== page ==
• A World First: Monitor and control the temperature of your grinding process with MM 500 control
    Figure 1: MM 500 control and its operating temperature range, related to the field of ball mills with water cooling, without cooling or cooling with liquid nitrogen.
  • Figure 2: Cooling concept based on thermal plates: the sample material is processed in screw lock jars which are mounted on top of the thermal plates.
  • Figure 3: Key benefits and unique features of the MM 50 control: 1: Different setup possibilities, 2: temperature monitoring, 3: screw lock jars, 4: thermal plates, 5: cryoPad technology. Numbers are explained in detail in the text.
  • Table 4: Examples for temperature-sensitive materials. For every sample material substances are listed which will be affected by heat development.
  • Figure 5: Fineness and temperature development in a wet grinding process as a function of time. Jars are cooled with water, which is provided by a chiller set to 4°C and the temperature stays below room temperature.

Laboratory Products

A World First: Monitor and control the temperature of your grinding process with MM 500 control

Oct 11 2021

Author: Dr Lena Weigold, Retsch GmbH.

An apparently trivial yet potentially challenging point in a sample homogenisation process is to preserve the sample in its original condition. Sample preparation in ball mills, for example, is based on the physical mechanism of impact and friction. These two mechanisms result in heat development which poses a severe problem for temperature-sensitive materials. The MM 500 control is the first laboratory ball mill especially designed to process temperature- sensitive materials.

The MM 500 control monitors and controls the temperature of a grinding process. With its maximum frequency of up to 30 Hz it is a powerful mill for dry, wet and cryogenic grinding processes. Furthermore, the MM 500 control features an innovative concept for sample cooling. The accessible temperature range covers an area from - 100 to 100°C, providing new approaches for sample cooling and cryogenic grinding, see Figure 1. Even sample heating is possible.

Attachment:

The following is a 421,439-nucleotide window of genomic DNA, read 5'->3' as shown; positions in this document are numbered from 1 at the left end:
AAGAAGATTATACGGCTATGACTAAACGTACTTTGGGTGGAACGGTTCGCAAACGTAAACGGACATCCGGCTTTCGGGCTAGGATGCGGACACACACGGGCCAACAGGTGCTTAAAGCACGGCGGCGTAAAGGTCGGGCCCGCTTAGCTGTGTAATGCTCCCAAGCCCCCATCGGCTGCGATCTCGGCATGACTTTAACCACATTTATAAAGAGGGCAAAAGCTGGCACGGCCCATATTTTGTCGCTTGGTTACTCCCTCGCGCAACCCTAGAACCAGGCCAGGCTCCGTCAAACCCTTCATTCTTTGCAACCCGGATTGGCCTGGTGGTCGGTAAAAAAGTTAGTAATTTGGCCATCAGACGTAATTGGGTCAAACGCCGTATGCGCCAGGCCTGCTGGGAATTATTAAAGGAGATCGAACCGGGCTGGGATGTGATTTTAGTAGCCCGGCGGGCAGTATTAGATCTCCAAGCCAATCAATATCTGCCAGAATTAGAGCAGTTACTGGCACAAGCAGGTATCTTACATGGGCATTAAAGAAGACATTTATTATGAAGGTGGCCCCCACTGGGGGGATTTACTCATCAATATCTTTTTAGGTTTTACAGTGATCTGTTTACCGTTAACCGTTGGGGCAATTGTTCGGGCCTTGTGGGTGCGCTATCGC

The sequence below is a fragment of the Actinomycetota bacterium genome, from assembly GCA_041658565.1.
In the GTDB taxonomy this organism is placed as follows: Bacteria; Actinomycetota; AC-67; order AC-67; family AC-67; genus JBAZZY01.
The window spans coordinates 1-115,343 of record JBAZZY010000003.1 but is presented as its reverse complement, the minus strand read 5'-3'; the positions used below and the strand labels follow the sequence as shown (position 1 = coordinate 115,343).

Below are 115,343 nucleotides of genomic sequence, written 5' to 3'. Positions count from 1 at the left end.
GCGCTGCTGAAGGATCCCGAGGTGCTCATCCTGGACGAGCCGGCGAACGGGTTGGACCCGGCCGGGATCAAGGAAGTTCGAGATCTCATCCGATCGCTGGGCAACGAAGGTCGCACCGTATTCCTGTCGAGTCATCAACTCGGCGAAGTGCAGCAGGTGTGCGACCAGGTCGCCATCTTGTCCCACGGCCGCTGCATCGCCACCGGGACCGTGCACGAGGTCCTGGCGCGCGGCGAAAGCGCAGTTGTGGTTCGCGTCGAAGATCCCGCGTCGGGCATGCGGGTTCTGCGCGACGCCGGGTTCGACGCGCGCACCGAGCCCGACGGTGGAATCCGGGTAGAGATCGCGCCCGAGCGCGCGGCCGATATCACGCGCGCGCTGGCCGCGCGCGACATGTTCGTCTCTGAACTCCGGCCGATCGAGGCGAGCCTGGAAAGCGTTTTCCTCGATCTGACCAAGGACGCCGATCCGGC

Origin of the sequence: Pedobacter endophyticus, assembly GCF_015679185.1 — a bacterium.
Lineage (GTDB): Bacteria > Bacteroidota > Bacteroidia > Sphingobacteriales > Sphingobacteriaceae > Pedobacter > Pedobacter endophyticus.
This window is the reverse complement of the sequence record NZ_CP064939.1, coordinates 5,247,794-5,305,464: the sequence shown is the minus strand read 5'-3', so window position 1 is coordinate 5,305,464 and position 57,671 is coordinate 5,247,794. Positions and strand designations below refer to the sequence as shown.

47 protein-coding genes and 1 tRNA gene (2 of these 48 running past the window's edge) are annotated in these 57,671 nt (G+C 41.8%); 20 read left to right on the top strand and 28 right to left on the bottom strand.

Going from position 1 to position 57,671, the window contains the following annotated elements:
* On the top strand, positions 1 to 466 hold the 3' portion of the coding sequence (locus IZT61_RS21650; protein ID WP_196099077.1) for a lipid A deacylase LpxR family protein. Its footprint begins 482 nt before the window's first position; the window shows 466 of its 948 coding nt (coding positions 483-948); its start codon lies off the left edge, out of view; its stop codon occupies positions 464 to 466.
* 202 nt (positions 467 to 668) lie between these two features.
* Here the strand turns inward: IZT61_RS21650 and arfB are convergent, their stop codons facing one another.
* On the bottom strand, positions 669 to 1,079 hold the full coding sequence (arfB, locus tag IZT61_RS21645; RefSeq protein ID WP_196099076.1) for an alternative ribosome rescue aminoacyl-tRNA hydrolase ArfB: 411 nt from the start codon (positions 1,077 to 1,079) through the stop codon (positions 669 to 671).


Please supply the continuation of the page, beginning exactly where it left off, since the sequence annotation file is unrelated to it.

Cooling concept

In the MM 500 control, the material is processed in Retsch Screw Lock Jars, which are simply mounted on top of thermal plates for tempering {Figure 2). As the grinding jars are in metallic contact with the thermal plates, heat is effectively transferred from or to the jars. The thermal plates are in turn, tempered by a thermal fluid.

Technical innovations and advanced design

The technical innovations and the advanced design of the MM 500 control offers completely new features, see also Figure 3.
1.    Different configurations:
The innovative internal tubing system allows to use either liquid nitrogen or another thermal fluid for sample tempering. Cooling can thus be realised with a standard cryostat or a liquid nitrogen tank. For the first time cryogenic temperatures can also be achieved without using liquid nitrogen. 
2.    Temperature monitoring:
The actual temperatures of the thermal plates are continuously displayed during a grinding process, providing valuable information about the heat development inside the jars. 
3.    Screw lock jars: 
Screw lock jars allow easy handling of samples and a high throughput by using two jars simultaneously with a size of up to 125 ml each. Grinding equipment of zirconium oxide and tungsten carbide is also available for cryogenic grinding.
4.    Thermal plates: